THIS POST MAY CONTAIN AFFILIATE LINKS. PLEASE SEE MY DISCLOSURES. FOR MORE INFORMATION.
Baby boomers, be warned! As the years pass, so does our understanding of modern financial scams. With changing technology comes more opportunities for fraudsters to take advantage of you and your hard-earned money.
The key is staying informed so you can spot fraud. Here are the top trending scams baby boomers need to be aware of to protect themselves from falling victim to these scammers’ schemes.
Table of Contents
1. Fake Anti-Aging Products
We all want to look young, and because of this, products are popping up daily promising to remove wrinkles or claim to have found the fountain of youth. While the FDA regulates these products, the reality is, with so many hitting the market, it is hard to keep up. As a result, many illegitimate products slip through the cracks.
Because of this, you need to be extremely careful of the products you buy, especially those sold online. Sadly, you cannot trust the reviews, as many could be fake. Your best option is to stick to the old mantra, “if it sounds too good to be true, it probably is.”
The same goes for doctors offering anti-aging procedures at a cost well below what you typically find. While some doctors charge less than the market rate, if you find most doctors charging $2,000 for a procedure and another charging $199, red flags should be going off.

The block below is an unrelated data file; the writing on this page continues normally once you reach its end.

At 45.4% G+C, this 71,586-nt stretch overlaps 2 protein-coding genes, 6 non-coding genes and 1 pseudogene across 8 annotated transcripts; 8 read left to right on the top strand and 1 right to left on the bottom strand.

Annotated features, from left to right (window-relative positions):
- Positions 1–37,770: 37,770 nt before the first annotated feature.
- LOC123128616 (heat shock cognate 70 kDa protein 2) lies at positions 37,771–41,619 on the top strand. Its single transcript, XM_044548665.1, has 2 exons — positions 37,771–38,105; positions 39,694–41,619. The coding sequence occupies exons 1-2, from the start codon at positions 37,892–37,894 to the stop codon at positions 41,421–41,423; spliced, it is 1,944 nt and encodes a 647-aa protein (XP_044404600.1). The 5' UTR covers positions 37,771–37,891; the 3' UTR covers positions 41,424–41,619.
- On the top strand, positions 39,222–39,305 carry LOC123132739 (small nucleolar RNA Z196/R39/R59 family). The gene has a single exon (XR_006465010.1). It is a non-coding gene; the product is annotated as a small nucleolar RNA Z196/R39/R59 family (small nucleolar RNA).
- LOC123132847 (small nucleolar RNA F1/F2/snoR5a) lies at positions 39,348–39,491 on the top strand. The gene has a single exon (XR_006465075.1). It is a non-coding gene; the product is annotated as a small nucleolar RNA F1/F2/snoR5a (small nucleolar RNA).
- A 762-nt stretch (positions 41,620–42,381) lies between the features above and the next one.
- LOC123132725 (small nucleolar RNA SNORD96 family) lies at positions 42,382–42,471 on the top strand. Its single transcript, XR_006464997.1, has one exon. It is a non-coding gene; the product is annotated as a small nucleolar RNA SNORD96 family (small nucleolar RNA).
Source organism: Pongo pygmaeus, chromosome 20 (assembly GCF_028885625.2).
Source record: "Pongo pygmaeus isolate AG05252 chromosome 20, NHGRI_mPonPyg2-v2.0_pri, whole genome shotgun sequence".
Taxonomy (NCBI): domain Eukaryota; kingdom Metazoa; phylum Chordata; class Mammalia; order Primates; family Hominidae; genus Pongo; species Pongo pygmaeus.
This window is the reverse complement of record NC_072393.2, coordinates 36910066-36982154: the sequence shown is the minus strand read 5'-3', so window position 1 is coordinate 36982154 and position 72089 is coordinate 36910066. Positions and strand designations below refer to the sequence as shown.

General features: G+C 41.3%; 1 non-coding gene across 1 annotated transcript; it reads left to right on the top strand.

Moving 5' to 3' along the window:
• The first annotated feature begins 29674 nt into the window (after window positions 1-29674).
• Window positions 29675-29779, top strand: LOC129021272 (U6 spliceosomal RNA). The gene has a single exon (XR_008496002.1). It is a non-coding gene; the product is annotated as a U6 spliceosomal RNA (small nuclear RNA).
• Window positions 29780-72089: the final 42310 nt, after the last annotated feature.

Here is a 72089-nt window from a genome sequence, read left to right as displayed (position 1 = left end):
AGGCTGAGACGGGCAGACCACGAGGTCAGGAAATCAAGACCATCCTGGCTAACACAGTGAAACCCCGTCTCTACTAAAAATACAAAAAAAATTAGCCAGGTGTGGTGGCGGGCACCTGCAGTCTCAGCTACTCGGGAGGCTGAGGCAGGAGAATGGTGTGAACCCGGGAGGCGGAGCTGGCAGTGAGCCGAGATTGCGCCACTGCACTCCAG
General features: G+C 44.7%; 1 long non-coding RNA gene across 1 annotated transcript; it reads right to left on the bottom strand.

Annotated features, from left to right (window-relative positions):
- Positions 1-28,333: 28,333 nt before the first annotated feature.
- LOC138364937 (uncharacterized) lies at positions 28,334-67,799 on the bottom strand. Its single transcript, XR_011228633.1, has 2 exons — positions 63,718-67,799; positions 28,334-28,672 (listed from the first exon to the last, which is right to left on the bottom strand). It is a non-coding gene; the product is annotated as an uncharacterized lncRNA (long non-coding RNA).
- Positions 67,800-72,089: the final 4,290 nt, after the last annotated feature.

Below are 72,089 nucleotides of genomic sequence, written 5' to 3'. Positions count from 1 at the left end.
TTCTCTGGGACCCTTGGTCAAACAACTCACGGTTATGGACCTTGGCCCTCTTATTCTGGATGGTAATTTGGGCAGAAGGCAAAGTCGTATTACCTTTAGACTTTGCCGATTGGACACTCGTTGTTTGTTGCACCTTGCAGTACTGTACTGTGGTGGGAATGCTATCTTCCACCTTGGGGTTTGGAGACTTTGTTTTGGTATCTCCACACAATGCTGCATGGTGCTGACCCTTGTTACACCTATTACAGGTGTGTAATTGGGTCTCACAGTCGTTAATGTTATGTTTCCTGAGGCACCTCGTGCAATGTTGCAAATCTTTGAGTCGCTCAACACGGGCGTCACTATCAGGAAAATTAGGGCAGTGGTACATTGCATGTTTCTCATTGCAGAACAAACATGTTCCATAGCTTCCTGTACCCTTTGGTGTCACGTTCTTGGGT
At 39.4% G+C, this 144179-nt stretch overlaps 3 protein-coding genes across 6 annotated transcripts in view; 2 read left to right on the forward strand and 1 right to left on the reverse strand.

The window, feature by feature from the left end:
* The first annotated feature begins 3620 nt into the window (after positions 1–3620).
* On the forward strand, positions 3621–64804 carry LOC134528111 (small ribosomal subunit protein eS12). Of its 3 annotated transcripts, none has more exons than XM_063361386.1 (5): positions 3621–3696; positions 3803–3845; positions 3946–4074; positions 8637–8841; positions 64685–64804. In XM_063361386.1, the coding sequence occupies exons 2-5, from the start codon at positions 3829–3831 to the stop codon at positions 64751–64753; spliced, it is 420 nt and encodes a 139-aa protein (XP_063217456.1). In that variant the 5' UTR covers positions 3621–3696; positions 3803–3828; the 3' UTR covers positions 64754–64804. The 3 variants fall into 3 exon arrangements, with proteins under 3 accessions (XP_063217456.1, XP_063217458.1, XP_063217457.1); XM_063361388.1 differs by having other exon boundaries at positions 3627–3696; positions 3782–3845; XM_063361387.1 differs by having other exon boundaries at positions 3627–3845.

2. Funeral Scam
Another scam growing in popularity is where scammers read through obituaries, reach out to the widow or widower, claiming the deceased has unpaid debts, and demand payment. Sometimes, the scammer is so brazen then goes to the funeral.
The best way to avoid this scam is to have both parties aware of their finances. Even if one person is not interested, having a short monthly meeting to review the accounts is critical.
3. Counterfeit Prescription Drugs
With the rising cost of health care, it is no wonder that people, including Boomers, seek ways to save money. The most common option is to go online to find better prices for prescriptions. As a result, many fake sites are selling counterfeit products.
Not only are you getting scammed out of money, but you are also risking your health. The best option is to visit reputable sites that offer discounted prices. This includes GoodRX, Amazon Pharmacy, and Cost Plus Drugs.
If these don’t offer you savings on your medications, or even if they do, talk to your doctor about other options. They might be able to provide some free samples or have other options for you.
4. Sweetheart Scam